When we compare the aerodynamic forces produced before and after surgery by dove three (Figure 1—figure supplement 2 and Supplementary file 1b), we find an increase in flapping frequency after surgery which mirrors the differences in flight performance reported for a small passerine (Tobalske et al., 2005). Additionally, after surgery, we consistently observed a modified takeoff pattern: the dove pushed off with less forward force, and its first downstroke was earlier and produced less aerodynamic force. Overall, the flight performance of the dove was substantially altered by the surgery, and to a lesser degree, by the weight increase due to the attached recording cable. However, these changes are analogous to changing the task the dove needs to accomplish, similar to changing flight distance, speed, or angle. Our results therefore quantify this particular, post-surgery flight condition, rather than flight in general.

Section A2: Flight styles among individuals

The four doves used somewhat different flight strategies from one another (Figure 2B, Figure 1—figure supplement 3), yet parameters during the second downstroke were similar across 20 flights (Figures 1A and 2, Supplementary file 1c). During takeoff, dove 1 pushed off with the most force, while dove 4 pushed off with the least force in both the vertical (vertical impulse for dove 1: 0.34±0.04; dove 4: 0.23±0.06) and horizontal directions (horizontal impulse for dove 1: 0.77±0.06; dove 4: 0.44±0.04; gravity was subtracted from vertical impulses; impulses herein are dimensionless as they were scaled by bodyweight (N) and integration time (s)). Because dove 1 pushed off with greater forward force, it could start braking earlier in the flight than dove 4, which still needed to produce forward thrust during the second stroke after takeoff (horizontal impulse for dove 1: –0.09±0.01; dove 4: 0.17±0.03). This may explain the difference in stroke plane angle during the second downstroke for the two doves (Figure 2B; dove 1: 31.6°±2.5°; dove 4: 45.07°±2.8°), even though there is not substantial variation in the other kinematic angles among the doves (Figure 2C): whereas the aerodynamic force magnitude needed was similar for both doves due to weight support, the force direction was different. The vertical force during the second stroke was additionally influenced by the timing and number of strokes the doves took (number of strokes between takeoff and landing for dove 1: 4; dove 2: 5; dove 3: 4; dove 4: 5), but, overall, we found that the vertical aerodynamic force was relatively consistent during the second stroke (vertical impulse for all doves: 0.86±0.09; gravity not subtracted here for clarity).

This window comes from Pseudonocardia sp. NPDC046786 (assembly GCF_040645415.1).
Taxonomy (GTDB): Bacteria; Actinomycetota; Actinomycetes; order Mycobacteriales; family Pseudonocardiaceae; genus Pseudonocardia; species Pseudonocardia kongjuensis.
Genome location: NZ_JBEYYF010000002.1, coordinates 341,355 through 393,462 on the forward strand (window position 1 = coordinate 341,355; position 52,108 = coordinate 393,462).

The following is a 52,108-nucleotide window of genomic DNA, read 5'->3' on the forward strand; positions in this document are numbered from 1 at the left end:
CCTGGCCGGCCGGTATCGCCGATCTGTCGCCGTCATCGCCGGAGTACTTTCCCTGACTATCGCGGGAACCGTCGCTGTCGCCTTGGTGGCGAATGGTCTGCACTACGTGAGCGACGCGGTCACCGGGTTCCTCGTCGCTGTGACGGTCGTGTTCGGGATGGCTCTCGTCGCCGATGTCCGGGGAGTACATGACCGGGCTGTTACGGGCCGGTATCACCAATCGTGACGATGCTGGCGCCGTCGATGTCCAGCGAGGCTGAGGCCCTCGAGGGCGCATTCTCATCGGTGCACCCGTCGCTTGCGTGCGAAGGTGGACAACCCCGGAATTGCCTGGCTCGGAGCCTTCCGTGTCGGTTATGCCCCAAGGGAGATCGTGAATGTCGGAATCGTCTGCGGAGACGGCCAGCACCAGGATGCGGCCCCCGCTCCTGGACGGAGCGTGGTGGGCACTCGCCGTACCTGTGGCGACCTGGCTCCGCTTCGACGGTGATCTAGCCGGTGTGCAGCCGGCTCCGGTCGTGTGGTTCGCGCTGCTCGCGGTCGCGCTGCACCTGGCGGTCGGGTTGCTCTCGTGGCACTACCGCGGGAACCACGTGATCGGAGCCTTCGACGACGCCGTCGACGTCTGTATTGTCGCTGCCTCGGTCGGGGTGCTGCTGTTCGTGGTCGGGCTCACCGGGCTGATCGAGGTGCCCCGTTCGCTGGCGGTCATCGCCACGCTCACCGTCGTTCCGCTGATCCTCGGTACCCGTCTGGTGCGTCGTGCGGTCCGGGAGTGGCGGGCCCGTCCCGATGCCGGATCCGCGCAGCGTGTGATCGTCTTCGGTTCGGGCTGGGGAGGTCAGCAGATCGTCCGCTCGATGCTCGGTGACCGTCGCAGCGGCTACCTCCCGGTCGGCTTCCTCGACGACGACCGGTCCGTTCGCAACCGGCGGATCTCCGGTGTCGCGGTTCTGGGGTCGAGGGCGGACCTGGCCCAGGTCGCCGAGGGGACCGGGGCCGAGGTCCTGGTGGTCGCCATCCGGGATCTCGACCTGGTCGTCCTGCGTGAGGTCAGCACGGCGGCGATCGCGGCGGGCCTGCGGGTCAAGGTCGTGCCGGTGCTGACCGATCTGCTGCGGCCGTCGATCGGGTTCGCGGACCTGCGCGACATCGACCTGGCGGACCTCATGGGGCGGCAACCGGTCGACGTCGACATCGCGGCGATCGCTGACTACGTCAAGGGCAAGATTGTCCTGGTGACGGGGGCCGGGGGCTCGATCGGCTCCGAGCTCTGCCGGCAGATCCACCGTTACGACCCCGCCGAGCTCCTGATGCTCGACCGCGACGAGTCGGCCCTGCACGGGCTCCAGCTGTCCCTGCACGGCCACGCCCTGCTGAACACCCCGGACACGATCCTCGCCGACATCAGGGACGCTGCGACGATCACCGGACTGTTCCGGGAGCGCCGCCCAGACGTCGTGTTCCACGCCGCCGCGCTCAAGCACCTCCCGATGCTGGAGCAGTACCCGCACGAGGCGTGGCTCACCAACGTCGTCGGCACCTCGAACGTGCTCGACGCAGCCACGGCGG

During the second stroke, the pectoralis muscle performance was consistent across the 20 flights (Figure 1A, Figure 1—figure supplement 3). The electrical activation of the pectoralis began during the middle portion of the upstroke, 7.07±5.10 milliseconds before the pectoralis began shortening, which occurred 10.54±2.86 milliseconds before the beginning of the downstroke (defined by kinematic stroke reversal: see stroke angle in Figure 2C). The electrical activation then lasted 37.63±7.66 milliseconds and ended 68.57±3.38 milliseconds before the pectoralis completed contracting, which occurred 11.06±1.99 milliseconds before the end of the downstroke. The pectoralis shortened for 59.62±3.84 milliseconds during the stroke which lasted 102.45±6.59 milliseconds (downstroke: 61.80±4.73 milliseconds). Furthermore, we see that the timing of the pectoralis contraction corresponds with the majority of aerodynamic force production.